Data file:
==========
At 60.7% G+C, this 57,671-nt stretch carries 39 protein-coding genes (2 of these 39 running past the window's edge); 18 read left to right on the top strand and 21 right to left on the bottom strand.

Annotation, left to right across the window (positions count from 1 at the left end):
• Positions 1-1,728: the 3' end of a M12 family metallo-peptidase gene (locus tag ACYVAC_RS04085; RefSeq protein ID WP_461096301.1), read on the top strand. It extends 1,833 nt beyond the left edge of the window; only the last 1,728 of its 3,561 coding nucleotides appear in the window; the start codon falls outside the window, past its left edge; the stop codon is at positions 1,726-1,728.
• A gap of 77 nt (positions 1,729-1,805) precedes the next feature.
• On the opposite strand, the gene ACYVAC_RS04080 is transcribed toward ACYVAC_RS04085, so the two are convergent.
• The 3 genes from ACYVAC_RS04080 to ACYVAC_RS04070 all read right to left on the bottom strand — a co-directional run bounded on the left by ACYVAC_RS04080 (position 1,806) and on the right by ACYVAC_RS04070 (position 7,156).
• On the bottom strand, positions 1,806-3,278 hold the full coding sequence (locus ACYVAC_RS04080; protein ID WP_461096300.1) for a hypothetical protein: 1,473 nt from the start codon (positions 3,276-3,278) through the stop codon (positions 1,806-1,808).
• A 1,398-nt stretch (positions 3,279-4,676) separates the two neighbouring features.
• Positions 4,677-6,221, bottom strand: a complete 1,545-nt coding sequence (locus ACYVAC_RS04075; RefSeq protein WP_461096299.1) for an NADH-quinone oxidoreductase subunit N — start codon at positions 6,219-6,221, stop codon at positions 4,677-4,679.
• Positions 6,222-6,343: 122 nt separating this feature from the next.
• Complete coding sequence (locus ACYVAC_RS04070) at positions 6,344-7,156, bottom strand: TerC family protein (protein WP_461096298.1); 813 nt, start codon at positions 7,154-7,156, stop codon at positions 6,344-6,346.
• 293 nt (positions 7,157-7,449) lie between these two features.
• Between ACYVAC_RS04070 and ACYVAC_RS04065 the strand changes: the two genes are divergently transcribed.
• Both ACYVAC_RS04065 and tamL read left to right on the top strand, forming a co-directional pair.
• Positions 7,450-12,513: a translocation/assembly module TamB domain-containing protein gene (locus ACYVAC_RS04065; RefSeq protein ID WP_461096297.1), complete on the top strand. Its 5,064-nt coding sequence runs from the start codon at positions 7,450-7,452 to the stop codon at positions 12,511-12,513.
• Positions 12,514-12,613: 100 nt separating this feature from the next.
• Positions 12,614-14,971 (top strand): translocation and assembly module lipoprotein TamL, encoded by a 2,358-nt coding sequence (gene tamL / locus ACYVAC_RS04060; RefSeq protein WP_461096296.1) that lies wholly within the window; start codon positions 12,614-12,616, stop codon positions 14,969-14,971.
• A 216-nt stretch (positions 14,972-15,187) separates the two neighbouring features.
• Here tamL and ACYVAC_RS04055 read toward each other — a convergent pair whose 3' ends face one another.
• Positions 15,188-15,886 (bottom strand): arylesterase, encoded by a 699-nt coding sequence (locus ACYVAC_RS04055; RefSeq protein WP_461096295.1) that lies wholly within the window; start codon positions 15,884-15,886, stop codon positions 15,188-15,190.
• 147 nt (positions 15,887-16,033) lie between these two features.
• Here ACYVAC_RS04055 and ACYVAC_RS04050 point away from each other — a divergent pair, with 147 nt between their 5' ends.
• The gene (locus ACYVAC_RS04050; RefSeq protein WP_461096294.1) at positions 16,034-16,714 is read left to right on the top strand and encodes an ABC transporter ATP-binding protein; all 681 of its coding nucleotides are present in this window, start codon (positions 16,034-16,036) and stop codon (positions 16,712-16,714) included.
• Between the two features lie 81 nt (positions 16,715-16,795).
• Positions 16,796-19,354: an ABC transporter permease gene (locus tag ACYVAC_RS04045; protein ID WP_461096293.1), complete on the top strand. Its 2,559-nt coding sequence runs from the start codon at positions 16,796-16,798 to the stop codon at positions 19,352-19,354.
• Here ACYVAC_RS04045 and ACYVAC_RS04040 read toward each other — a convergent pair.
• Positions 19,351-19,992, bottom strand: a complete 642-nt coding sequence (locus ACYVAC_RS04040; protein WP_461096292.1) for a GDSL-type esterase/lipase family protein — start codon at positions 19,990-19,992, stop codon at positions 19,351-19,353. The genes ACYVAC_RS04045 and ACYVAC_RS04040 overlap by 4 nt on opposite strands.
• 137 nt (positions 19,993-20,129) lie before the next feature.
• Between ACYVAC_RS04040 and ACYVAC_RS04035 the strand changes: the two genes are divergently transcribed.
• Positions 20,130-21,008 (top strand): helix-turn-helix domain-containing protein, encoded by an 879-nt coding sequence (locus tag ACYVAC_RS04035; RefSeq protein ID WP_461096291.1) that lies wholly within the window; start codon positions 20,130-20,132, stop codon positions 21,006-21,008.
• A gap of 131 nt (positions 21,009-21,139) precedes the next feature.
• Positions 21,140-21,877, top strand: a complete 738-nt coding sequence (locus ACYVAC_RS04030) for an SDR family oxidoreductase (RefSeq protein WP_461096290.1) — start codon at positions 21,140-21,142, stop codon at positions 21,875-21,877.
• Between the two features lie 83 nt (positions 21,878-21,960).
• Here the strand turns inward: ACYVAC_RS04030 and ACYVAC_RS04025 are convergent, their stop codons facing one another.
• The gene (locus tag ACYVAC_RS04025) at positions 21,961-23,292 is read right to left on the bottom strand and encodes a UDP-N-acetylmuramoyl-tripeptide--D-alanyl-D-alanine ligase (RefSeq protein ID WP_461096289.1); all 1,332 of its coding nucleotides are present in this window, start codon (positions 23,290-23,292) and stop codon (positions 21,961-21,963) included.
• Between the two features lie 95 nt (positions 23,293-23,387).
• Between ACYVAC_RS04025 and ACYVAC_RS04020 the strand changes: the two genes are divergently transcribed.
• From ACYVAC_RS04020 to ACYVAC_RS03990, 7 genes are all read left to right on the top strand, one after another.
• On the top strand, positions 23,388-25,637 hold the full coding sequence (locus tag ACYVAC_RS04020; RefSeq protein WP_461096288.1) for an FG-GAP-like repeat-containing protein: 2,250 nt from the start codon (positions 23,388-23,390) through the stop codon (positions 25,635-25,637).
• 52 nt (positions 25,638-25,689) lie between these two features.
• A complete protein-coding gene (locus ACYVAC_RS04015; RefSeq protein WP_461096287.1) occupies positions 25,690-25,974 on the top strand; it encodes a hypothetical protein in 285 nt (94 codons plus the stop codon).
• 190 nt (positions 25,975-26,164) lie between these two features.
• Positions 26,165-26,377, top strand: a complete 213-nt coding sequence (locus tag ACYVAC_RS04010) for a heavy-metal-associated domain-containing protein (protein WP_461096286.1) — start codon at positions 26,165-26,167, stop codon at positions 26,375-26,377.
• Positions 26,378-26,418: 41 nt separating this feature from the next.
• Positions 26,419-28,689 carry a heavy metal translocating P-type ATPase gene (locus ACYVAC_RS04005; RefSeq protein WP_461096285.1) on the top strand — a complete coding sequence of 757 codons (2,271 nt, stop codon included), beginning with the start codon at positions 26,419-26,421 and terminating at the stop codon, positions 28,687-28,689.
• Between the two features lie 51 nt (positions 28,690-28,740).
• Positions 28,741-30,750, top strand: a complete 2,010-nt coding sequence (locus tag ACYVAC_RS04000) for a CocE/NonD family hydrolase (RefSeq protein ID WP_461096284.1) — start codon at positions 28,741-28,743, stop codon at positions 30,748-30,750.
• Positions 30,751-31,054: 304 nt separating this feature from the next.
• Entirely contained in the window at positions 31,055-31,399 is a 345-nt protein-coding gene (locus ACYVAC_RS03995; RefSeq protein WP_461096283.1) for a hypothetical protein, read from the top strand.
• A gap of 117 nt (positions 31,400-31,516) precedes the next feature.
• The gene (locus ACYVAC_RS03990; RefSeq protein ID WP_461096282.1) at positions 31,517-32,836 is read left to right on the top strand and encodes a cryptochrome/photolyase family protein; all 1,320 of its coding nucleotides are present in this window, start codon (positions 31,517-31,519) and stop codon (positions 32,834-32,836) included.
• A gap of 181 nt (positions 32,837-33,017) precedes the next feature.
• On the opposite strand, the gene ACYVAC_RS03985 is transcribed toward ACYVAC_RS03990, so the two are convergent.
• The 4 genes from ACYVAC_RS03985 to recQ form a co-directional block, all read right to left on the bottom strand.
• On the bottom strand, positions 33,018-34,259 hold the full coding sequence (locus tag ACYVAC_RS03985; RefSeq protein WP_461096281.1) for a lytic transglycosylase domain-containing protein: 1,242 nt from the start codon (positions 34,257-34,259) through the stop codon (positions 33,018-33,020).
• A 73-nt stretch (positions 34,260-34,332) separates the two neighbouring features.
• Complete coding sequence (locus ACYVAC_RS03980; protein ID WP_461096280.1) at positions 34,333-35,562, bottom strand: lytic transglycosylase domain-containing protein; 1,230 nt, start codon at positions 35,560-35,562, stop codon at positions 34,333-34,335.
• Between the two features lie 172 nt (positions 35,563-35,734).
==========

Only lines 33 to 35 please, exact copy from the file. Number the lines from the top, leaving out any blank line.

• Between the two features lie 83 nt (positions 21,878-21,960).
• Here the strand turns inward: ACYVAC_RS04030 and ACYVAC_RS04025 are convergent, their stop codons facing one another.
• The gene (locus tag ACYVAC_RS04025) at positions 21,961-23,292 is read right to left on the bottom strand and encodes a UDP-N-acetylmuramoyl-tripeptide--D-alanyl-D-alanine ligase (RefSeq protein ID WP_461096289.1); all 1,332 of its coding nucleotides are present in this window, start codon (positions 23,290-23,292) and stop codon (positions 21,961-21,963) included.